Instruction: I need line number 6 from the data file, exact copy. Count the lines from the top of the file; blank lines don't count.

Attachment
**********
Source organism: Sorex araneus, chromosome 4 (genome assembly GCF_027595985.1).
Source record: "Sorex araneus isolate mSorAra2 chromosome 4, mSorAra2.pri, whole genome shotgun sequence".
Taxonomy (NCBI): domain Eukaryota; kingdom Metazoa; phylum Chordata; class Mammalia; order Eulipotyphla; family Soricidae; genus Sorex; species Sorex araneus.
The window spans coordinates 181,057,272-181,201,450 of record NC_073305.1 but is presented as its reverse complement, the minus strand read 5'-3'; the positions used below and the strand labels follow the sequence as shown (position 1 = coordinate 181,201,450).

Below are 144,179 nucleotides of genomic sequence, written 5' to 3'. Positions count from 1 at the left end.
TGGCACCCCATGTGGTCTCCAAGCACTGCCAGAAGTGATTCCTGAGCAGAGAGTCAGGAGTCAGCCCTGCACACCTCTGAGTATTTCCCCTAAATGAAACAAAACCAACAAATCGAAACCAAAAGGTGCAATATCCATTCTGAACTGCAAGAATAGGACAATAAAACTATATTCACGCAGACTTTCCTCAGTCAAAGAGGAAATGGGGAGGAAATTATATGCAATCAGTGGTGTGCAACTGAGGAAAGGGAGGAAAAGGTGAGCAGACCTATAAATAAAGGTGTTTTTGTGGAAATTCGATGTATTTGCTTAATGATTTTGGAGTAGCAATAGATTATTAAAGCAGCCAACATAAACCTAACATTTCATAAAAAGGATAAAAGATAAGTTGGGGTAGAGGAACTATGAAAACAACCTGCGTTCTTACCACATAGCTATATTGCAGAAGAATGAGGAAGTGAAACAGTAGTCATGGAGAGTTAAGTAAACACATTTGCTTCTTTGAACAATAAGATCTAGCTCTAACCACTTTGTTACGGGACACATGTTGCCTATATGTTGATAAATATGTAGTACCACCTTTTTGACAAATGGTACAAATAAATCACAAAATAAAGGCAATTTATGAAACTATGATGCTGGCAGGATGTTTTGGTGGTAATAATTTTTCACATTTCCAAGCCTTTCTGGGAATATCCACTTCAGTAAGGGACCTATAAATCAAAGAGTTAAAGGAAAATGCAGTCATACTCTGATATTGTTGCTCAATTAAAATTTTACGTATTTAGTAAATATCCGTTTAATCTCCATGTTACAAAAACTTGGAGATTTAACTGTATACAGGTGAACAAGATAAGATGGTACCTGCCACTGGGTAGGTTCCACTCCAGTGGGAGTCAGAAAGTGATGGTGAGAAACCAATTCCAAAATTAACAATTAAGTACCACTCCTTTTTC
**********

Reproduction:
TGGCACCCCATGTGGTCTCCAAGCACTGCCAGAAGTGATTCCTGAGCAGAGAGTCAGGAGTCAGCCCTGCACACCTCTGAGTATTTCCCCTAAATGAAACAAAACCAACAAATCGAAACCAAAAGGTGCAATATCCATTCTGAACTGCAAGAATAGGACAATAAAACTATATTCACGCAGACTTTCCTCAGTCAAAGAGGAAATGGGGAGGAAATTATATGCAATCAGTGGTGTGCAACTGAGGAAAGGGAGGAAAAGGTGAGCAGACCTATAAATAAAGGTGTTTTTGTGGAAATTCGATGTATTTGCTTAATGATTTTGGAGTAGCAATAGATTATTAAAGCAGCCAACATAAACCTAACATTTCATAAAAAGGATAAAAGATAAGTTGGGGTAGAGGAACTATGAAAACAACCTGCGTTCTTACCACATAGCTATATTGCAGAAGAATGAGGAAGTGAAACAGTAGTCATGGAGAGTTAAGTAAACACATTTGCTTCTTTGAACAATAAGATCTAGCTCTAACCACTTTGTTACGGGACACATGTTGCCTATATGTTGATAAATATGTAGTACCACCTTTTTGACAAATGGTACAAATAAATCACAAAATAAAGGCAATTTATGAAACTATGATGCTGGCAGGATGTTTTGGTGGTAATAATTTTTCACATTTCCAAGCCTTTCTGGGAATATCCACTTCAGTAAGGGACCTATAAATCAAAGAGTTAAAGGAAAATGCAGTCATACTCTGATATTGTTGCTCAATTAAAATTTTACGTATTTAGTAAATATCCGTTTAATCTCCATGTTACAAAAACTTGGAGATTTAACTGTATACAGGTGAACAAGATAAGATGGTACCTGCCACTGGGTAGGTTCCACTCCAGTGGGAGTCAGAAAGTGATGGTGAGAAACCAATTCCAAAATTAACAATTAAGTACCACTCCTTTTTC